All these experiences build character over the years, including patience with politicians and weathermen alike. But at some point you get to cash in some of that character, stay inside and run on the treadmill or ride the bike until sweat comes streaming off you like the middle of July.

And my eyes will remain wide open and unfrozen. On all issues.

Posted in aging, cycling the midwest, healthy aging, healthy senior, mental health, riding, running, training | Tagged , , , | Leave a comment

Blood tests

It’s impressive what a doctor can determine about your health from a blood sample. After the physician’s assistant or nurse has sat you down to measure your pulse rate, blood oxygen level and blood pressure, the doctor looks through the numbers on the printout and can check the health of your cardiovascular system, liver and kidneys at a glance. They can also check for signs of diabetes and cancer.

The numbers seldom really lie. There are standards and norms against which our blood levels are measured that are well-defined and proven signs of a body in good health. Like most athletes, I’m as competitive about those numbers as any other in life.

It all starts with pulse rate. I wear my Garmin to sleep and lately it tells me that my overnight resting pulse rate is 45. That’s a pretty good sign.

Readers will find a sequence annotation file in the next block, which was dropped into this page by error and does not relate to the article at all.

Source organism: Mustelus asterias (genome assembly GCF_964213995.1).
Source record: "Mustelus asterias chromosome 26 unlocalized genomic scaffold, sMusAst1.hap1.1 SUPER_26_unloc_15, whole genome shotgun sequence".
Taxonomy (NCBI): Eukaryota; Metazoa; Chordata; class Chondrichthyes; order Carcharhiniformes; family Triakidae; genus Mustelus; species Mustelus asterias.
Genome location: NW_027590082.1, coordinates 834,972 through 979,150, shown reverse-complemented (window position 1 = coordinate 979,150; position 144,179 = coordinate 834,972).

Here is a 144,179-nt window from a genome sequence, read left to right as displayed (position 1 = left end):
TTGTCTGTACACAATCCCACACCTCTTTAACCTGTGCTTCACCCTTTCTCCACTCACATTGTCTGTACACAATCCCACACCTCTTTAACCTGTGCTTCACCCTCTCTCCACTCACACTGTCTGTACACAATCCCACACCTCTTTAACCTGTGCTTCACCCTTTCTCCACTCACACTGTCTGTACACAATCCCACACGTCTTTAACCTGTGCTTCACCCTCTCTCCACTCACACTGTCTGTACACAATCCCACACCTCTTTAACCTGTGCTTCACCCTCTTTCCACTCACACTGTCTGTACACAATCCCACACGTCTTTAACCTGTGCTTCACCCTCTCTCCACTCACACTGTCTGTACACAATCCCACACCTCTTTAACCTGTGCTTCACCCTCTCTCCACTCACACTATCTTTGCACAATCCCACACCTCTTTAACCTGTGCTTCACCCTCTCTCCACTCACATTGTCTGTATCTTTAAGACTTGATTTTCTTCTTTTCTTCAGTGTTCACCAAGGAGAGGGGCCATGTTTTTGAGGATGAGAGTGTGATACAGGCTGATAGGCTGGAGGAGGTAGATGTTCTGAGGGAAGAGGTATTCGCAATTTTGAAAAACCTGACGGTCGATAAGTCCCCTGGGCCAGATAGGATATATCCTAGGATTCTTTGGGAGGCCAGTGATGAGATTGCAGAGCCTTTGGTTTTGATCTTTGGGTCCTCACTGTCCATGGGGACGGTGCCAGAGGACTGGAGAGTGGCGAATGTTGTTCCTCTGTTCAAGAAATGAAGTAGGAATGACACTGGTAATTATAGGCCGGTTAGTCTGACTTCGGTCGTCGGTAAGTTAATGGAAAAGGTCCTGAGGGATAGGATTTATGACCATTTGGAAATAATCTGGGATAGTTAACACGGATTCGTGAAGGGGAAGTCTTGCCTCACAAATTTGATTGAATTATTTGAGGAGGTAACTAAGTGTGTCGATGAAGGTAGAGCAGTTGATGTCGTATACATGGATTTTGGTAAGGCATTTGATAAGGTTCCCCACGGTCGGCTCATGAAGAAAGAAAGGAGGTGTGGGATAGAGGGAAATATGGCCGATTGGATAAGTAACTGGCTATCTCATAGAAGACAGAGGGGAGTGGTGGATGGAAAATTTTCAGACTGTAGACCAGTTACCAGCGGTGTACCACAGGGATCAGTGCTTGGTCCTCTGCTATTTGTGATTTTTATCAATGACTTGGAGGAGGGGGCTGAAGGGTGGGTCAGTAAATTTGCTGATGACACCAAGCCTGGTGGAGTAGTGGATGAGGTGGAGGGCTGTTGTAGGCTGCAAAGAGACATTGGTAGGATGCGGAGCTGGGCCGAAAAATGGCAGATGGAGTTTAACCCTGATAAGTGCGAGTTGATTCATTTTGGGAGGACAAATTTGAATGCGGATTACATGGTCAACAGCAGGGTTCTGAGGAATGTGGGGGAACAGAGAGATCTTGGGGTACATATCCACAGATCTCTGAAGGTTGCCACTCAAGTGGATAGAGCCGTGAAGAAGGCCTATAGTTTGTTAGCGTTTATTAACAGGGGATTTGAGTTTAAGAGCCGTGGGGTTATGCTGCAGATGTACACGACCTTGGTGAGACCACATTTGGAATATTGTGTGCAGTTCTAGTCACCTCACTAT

Today the nurse took my blood pressure and it turned out to be 118/78. Again, pretty good. I was ahead in the blood tests so far. The oxygen level seemed off to her, so she plopped the finger clamp device on the table with a scoff and said, “Thing needs a new battery.”

Then the doctor came in and informed me that my cholesterol is still a little high. “Family history,” he said with a glum grin. He knew both my folks from years of medical treatments at the same family practice.

I take nothing for granted on any of these fronts. Recently some close friends that are also runners have had dramatic and frightening incidents from undetected heart disease. Some had considerable blockages in their arteries. I don’t want to be one of them.

Whenever I spill some blood in a bike crash it provides a bit of morbid fascination watching the oxygen go out of the stuff until it dries brown and lifeless. When I crashed into the downed tree on the bike trail a few years back I was riding at 20 mph with my head down. After running into the tree, I didn’t realize I was even cut on the face until the people who came up behind me stopped to ask if I was okay. I said, “Yes, I think so” as I stood up from the tumble I’d just taken.

“Because,” the woman pointed sheepishly at me with a wiggling finger pointed in my direction, “You’re really bleeding.”

Indeed I was. Blood was pouring out a genuine laceration on my chin. It would require a few stitches to sew shut the cut. The dried blood took days to clean up. And that’s the most we typically see our blood or think about it. By accident. Yet there it goes, everyday coursing around our arteries carrying oxygen and food to our muscles. On its way out and back it gets sticky in spots where plaque builds up. That’s where trouble can happen.